Managing Uncertainty and Change in Social Work and Social Care (BOK)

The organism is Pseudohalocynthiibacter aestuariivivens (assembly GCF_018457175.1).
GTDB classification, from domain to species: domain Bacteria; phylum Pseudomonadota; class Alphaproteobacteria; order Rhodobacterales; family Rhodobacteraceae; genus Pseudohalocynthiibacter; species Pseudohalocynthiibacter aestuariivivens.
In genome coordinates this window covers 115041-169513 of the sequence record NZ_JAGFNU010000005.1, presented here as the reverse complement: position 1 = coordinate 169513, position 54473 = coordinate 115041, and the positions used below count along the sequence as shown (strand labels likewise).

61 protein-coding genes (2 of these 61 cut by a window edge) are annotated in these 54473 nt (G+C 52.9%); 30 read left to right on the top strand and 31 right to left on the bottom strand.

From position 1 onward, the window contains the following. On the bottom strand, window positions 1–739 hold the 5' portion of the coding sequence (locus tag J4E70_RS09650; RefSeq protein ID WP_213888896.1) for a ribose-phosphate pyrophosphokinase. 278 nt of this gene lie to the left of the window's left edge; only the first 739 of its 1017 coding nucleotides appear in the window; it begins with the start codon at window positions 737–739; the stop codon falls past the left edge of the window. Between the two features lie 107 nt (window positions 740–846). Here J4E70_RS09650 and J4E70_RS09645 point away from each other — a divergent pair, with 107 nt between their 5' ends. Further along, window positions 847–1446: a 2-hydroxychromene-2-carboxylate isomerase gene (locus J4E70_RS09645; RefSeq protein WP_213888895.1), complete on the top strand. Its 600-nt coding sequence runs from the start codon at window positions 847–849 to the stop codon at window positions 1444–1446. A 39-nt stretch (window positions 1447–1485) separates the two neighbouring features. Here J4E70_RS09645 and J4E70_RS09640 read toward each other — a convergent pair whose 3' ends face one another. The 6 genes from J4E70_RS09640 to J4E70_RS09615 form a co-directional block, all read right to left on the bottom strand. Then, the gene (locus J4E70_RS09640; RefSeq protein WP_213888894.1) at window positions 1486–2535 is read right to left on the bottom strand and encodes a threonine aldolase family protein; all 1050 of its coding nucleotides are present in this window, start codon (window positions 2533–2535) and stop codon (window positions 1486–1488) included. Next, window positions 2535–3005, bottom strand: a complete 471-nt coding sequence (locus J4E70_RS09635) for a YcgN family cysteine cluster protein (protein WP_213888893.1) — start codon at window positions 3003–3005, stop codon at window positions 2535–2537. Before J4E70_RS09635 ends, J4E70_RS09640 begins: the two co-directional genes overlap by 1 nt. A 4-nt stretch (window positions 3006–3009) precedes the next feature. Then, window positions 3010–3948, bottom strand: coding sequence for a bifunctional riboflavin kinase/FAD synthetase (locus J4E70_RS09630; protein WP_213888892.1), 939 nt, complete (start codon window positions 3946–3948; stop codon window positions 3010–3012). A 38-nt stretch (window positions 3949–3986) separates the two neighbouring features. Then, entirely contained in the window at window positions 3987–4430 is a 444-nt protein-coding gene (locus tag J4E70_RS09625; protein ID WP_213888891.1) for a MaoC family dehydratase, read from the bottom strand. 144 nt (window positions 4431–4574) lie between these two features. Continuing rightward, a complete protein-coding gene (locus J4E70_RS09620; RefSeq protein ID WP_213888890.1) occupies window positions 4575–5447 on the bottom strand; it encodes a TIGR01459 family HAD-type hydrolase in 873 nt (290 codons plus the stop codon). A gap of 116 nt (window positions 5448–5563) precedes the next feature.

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This book will help anyone, at any level, within a social work and social care setting to reflect on how to manage their own work effectively - and, where appropriate, manage that done by others - amidst the various uncertainties and changes of contemporary social work and social care. It is useful: for practitioners and first time managers it outlines ways of successfully grappling with the challenges and demands of service delivery; for senior managers, researchers and policy-makers - people with responsibility for shaping services - it provides insight into the day-to-day task of the workforce; for social work and social care students, it offers an introduction to the realities of practice; and for lecturers and trainers it is an invaluable and detailed teaching resource. The context of uncertainty is set by examining the impact of factors that may seem many miles away from practice...legislation, government guidance and expectation, organisational change, the globalised economy, evolving demographics. It shows how being able to cope with such external change is a skill that all workers must understand and refine, regardless of their professional role or where they work. The art and science of managing uncertainty and change are brought to life in ways that bridge the traditional gap between practice and management. Dialogue and discussion, activities and exercises intersperse the text to combine practice and theory. This enables practitioners and managers to utilise strategies that enhance their understanding and develop their role. Eight chapters coherently and logically consider what is driving change in particular contexts and then clearly and simply relate this to practice opportunities and challenges. Each chapter contains exercises for use in a group, team, organisation or classroom setting, or for individual study. This book will help everyone who is involved to see how practitioners and managers can contribute, more fully and more positively, to the changing nature and setting of the services delivered by social work and social care.